U.S. Supreme Court Story v. Black, 119 U.S. 235 (1886)
Story v. Black
Submitted November 11, 1886
Decided November 15, 1886
119 U.S. 235
ERROR TO THE SUPREME COURT
OF THE TERRITORY OF MONTANA
When a jury is waived in a territorial court in the trial of an action at law, the case cannot be brought up for review by writ of error, but must, under the Act of April 7, 1874, c. 80, 18 Stat. 27, come, if at all, by appeal, as provided in that act.
This was an action to try title to real estate. After issue joined, it came on for trial "before the court, a trial by jury having been expressly waived by the parties." In the course of the trial, plaintiff's counsel took several exceptions to evidence offered on defendant's behalf, all of which were duly noted. The judge then, after hearing the evidence, made special findings of fact and found conclusions of law thereon, and plaintiff's counsel thereupon excepted to each finding of fact, except one which was specified, and to each of the conclusions of law, on the ground that the same were defective and did not cover the material issues in the action, and that the court erred in its conclusions of law upon the findings. Plaintiff's counsel also asked for certain specified findings and moved for a new trial for reasons given in the motion, and, the motion being denied, excepted to the order denying it. On this record, the case was taken on appeal to the supreme court of the territory. The judgment below was there affirmed, and this writ of error was sued out to review that action of the supreme court of the territory.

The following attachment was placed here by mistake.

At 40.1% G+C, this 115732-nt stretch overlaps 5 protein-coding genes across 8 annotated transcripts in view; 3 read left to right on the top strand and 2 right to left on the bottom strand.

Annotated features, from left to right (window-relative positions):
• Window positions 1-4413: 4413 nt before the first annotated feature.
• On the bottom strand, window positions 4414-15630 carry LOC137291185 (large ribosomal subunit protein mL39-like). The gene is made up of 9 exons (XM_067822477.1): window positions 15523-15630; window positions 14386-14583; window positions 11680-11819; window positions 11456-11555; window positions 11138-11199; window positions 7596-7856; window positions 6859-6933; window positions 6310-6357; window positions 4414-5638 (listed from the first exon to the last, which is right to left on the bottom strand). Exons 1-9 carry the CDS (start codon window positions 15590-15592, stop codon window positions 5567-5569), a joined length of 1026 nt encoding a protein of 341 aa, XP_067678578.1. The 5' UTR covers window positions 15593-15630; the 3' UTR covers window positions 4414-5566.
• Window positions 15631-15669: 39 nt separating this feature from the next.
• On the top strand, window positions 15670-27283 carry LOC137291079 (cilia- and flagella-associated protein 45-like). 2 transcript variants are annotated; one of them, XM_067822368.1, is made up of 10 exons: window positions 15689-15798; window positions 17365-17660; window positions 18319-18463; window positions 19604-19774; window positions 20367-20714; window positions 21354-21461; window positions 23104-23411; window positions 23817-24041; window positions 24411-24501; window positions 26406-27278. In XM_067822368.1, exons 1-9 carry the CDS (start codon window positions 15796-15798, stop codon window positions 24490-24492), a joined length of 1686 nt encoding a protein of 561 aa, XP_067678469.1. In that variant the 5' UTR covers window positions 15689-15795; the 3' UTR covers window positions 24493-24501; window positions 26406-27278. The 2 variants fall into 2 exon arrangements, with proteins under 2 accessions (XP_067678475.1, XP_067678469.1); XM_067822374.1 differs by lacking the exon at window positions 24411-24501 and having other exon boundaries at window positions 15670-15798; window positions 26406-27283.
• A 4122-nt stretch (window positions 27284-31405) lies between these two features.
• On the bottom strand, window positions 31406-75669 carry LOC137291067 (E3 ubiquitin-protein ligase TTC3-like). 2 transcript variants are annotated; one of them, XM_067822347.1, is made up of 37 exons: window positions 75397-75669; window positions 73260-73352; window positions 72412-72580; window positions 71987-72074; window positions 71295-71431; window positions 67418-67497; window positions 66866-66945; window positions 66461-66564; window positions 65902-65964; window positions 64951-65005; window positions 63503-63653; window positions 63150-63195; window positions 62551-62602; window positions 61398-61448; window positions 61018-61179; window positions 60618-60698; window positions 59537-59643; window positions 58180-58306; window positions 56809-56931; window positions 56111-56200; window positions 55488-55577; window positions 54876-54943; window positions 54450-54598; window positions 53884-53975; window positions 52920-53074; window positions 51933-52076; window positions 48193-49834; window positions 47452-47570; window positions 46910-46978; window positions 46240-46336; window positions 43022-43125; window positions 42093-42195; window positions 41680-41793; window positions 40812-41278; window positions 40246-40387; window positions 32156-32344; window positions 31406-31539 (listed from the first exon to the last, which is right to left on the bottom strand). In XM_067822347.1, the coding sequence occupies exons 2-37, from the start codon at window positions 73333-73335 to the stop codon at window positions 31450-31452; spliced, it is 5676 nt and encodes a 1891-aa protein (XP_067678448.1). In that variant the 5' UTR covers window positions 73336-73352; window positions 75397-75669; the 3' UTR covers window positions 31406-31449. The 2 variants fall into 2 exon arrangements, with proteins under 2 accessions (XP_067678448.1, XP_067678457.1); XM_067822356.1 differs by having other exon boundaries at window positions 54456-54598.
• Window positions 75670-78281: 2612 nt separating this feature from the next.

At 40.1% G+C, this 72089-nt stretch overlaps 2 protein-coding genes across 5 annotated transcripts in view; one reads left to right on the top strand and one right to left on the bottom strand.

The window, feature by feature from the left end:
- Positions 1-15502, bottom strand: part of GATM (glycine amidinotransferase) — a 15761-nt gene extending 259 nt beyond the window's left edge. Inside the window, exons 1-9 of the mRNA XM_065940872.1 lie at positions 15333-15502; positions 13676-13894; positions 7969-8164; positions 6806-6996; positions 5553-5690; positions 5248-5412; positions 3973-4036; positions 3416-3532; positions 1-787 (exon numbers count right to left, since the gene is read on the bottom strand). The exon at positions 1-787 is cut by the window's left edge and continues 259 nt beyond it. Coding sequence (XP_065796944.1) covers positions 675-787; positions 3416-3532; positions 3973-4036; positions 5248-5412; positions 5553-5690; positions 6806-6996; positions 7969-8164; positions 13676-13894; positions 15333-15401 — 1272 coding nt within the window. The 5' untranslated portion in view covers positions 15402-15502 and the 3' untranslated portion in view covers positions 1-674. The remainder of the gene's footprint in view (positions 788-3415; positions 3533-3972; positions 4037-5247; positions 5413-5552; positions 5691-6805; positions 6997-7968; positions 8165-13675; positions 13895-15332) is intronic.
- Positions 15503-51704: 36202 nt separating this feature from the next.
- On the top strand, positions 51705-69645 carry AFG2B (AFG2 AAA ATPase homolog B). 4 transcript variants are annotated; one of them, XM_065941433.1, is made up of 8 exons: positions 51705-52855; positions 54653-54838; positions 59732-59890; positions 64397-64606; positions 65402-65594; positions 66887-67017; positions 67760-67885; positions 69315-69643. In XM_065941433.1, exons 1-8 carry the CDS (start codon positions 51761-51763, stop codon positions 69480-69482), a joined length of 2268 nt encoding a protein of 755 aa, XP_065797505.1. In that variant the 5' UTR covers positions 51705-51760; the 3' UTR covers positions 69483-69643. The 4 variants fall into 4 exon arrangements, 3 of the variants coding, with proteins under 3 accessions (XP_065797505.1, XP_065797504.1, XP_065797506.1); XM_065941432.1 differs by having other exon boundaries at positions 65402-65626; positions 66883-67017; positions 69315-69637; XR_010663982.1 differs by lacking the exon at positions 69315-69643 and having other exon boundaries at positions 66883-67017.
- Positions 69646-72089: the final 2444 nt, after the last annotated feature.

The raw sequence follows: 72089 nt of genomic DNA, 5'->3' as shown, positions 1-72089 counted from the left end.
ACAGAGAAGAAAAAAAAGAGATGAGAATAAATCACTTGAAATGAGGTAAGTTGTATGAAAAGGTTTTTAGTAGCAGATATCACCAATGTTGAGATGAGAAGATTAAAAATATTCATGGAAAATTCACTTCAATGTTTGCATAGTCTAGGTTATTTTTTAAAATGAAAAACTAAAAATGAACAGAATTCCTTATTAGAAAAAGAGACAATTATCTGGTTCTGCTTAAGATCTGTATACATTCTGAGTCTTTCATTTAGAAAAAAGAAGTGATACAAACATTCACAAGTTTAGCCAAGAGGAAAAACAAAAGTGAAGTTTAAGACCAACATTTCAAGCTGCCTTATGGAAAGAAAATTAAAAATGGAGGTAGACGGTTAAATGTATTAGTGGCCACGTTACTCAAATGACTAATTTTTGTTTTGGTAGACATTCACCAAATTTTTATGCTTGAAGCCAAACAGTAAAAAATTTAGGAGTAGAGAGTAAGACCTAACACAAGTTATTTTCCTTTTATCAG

MR. CHIEF JUSTICE WHITE delivered the opinion of the Court.
This is a writ of error to the Supreme Court of the Territory of Montana to bring up for review the judgment in a suit where there was not a trial by jury. Under the Act of April 7, 1874, c. 80, § 2, 18 Stat. § 8, p. 27, the case should have
been brought up by appeal, and the writ of error is therefore dismissed.
Hecht v. Boughton,
105 U. S. 235
United States v. Railroad Co.,
105 U. S. 263
Woolf v. Hamilton,
108 U. S. 15
. The question is no longer open in this Court. The statutory rule is jurisdictional.